The only reason this situation of an apparent violation of conglomerability emerges is because we’re dealing explicitly with unmeasurable sets. However, I’m only interested in the application of probability theory to agents with a certain type of restriction on their potential mental contents. I don’t want to insist that they can only grasp finite amounts of information, because in some sense we actually do have access to infinitely many pieces of information at any time (at least, to the extent that general Chomskyan competence/performance distinctions suggest that we have the competence to deal with infinitely many propositions about things, even if in practice we never deal with extremely large sentences or numbers or whatever). However, I think it is reasonable to insist that any set that an agent can grasp not essentially depend on the Axiom of Choice for the proof that it exists. Although we can grasp infinitely much information, it’s only in cases where it’s nicely structured that we can grasp it. Thus, the strategy that gives rise to this problem is something that can’t be grasped by any agent, and therefore this problem isn’t really a problem.

Advertisements




The Role of Existence Proofs

13 09 2008

When I was an undergraduate, I remember being very struck by some of the early results in the class I was taking on abstract algebra. Of course, I was eventually very struck by the results from Galois theory when we got there, but in the early parts of the class I was struck by the results proving the existence of the algebraic closure of a field, and proving the existence of a field of fractions for every integral domain. In particular, these seemed to me to validate the use of the complex numbers (once the reals were given) and the rational numbers (once the integers were given). I was still vaguely dissatisfied that we hadn’t yet had a proof of the existence of the integers, but I became happier when I saw the definition of the natural numbers as the smallest set containing 0 and closed under the successor operation, especially because this let proof by induction be a theorem rather than an axiom.

However, earlier this week (in conversation with Zach Weber, while visiting Sydney), I started realizing what I should have realized long ago, which is that these theorems really can’t be doing as much work in justifying our use of the various number concepts as I had thought when I was younger. Of course, these theorems are quite useful when talking about abstract fields or rings, but when we’re talking about the familiar complex, real, rational, and integer numbers, it’s no longer clear to me that these theorems add anything whatsoever. After all, what these theorems show is just that, by using some fancy set-theoretic machinery of ordered pairs and equivalence classes, we can create a structure that has all the properties of a structure that we already basically understood. Perhaps in the case of the complex numbers this mathematical assurance is useful (though even there we already had the simple assurance in the form of thinking of complex numbers as ordered pairs of reals, rather than as polynomials over R modulo the ideal [x2+1]), but for the rationals and negative numbers, our understanding of them as integers with fractional remainder, or as formal inverses of positive numbers, is already sophisticated enough to see that they’re perfectly well-defined structures, even before we get the construction as equivalence classes of ordered pairs of integers or naturals.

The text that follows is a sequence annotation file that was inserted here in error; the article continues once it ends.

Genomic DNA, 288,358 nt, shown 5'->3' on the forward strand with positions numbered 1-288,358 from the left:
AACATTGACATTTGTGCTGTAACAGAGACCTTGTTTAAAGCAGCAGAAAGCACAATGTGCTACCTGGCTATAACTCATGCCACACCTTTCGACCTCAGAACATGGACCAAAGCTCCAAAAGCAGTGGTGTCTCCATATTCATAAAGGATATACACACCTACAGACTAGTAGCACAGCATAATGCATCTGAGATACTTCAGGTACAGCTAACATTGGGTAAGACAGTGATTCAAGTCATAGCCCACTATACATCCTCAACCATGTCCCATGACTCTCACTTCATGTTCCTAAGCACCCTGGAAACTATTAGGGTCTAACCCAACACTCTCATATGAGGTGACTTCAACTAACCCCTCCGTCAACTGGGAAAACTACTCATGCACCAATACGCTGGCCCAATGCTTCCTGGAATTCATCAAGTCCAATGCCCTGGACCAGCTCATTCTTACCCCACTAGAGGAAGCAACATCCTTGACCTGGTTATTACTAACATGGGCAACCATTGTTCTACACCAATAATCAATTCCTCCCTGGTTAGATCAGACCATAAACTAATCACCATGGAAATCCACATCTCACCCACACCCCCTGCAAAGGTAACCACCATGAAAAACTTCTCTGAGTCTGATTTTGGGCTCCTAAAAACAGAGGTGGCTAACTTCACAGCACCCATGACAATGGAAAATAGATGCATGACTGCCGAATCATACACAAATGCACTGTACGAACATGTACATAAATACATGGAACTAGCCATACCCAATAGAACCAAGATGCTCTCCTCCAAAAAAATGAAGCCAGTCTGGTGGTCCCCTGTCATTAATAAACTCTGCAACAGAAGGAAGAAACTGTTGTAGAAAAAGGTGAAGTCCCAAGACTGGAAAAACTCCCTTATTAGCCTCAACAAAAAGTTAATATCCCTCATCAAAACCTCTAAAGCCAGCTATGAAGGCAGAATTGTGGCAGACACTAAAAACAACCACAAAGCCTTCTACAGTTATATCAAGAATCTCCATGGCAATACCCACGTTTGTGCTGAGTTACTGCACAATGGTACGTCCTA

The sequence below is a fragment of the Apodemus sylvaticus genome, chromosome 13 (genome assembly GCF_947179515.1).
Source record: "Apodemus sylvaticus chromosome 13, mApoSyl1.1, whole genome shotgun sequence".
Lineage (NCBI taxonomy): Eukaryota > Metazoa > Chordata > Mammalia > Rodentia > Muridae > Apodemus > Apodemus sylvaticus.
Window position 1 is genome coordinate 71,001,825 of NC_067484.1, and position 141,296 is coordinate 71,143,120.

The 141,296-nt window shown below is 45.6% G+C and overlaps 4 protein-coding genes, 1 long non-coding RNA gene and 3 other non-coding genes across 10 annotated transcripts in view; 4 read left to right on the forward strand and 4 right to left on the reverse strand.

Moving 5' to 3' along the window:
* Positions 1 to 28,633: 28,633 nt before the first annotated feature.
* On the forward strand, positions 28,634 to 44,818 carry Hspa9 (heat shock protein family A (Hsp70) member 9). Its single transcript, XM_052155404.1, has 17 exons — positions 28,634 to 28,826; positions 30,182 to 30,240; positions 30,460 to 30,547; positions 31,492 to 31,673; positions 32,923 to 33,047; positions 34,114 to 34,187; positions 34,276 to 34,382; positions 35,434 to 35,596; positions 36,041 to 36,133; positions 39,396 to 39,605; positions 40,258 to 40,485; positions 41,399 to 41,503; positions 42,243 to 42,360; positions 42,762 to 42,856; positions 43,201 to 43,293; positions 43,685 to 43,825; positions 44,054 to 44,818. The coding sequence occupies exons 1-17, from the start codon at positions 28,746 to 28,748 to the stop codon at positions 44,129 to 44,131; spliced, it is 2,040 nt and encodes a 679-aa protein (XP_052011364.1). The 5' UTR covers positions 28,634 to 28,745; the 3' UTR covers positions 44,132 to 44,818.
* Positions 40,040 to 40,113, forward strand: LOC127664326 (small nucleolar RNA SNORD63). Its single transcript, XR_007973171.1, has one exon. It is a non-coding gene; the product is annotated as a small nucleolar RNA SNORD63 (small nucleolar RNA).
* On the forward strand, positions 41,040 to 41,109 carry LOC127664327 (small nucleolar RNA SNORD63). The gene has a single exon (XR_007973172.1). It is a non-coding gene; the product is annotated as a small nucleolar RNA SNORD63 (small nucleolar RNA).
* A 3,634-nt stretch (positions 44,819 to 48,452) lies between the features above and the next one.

But this is all a sort of prelude to thinking about the two more famous set-theoretic reductions, that of the reals to Dedekind cuts (or Cauchy sequences) of rationals, and that of the naturals to the finite von Neumann ordinals. Unlike the others, I think the Cauchy and Dedekind constructions of the reals are quite useful – before their work, I think the notion of real number was quite vague. We knew that every continuous function that achieves positive and negative values should have a zero, but it wasn’t quite clear why this should be so. Also, I think intuitively there remained worries about whether there could be a distinct real number named by “.99999…” as opposed to the one named by “1”, not to mention the worries about whether certain non-convergent series could be summed, like 1-1+1-1+1….

But for the reduction of the naturals to the von Neumann ordinals, I think it’s clear that this should do no work in explicating the notion at hand. To prove that enough von Neumann ordinals exist to do this work, you already need a decent amount of set theory. (John Burgess’ excellent book Fixing Frege does a good job investigating just how much set theory is needed for this and various other reductions.) And while some of the notions involved are basic, like membership and union, I think the concept of sets of mixed rank (for instance, sets that have as members both sets, and sets of sets) already strains our concept of set much more than any of this can help clarify basic notions like successor, addition, and multiplication. One might even be able to make a case that to understand the relevant formal set theory one must already have the concept of an ordered string of symbols, which requires the concept of finite ordering, which is basically already the concept of natural numbers!

In some sense, this was one project that Frege was engaged in, and his greatest failure (the fact that his set theory was inconsistent) shows in a sense just how unnecessary this project was. At least to some extent, Frege’s set theory was motivated by an extent to show the consistency of Peano arithmetic, and clarify the concept of natural number. However, when his explanation failed, this didn’t undermine our confidence in the correctness of Peano arithmetic. The same thing would be the case if someone today were to discover that ZFC was inconsistent – most of the mathematics that we today justify by appeal to ZFC would still stand. We wouldn’t abandon Peano arithmetic, and I think we wouldn’t even abandon most abstract algebra, geometry, analysis, and the like, except perhaps in some cases where we make strong appeals to the Axiom of Choice and strange set-theoretic constructions.

Of course, Frege’s actual attempted reduction of the number concepts to set theory would have been a very nice one, and could help explain what we mean by number, because he reduced each number to the collection of all sets with that many elements. However, modern set theory suggests that no such collections exist (except in the case of the number 0), and the proposed reductions are much less illuminating.

So I wonder, what role do these proofs play, that demonstrate the existence of structures that behave like the familiar natural numbers, integers, rationals, reals and complex numbers? I’ve suggested that in the case of the reals it may actually do important work, but I’m starting to be skeptical of most of the other cases.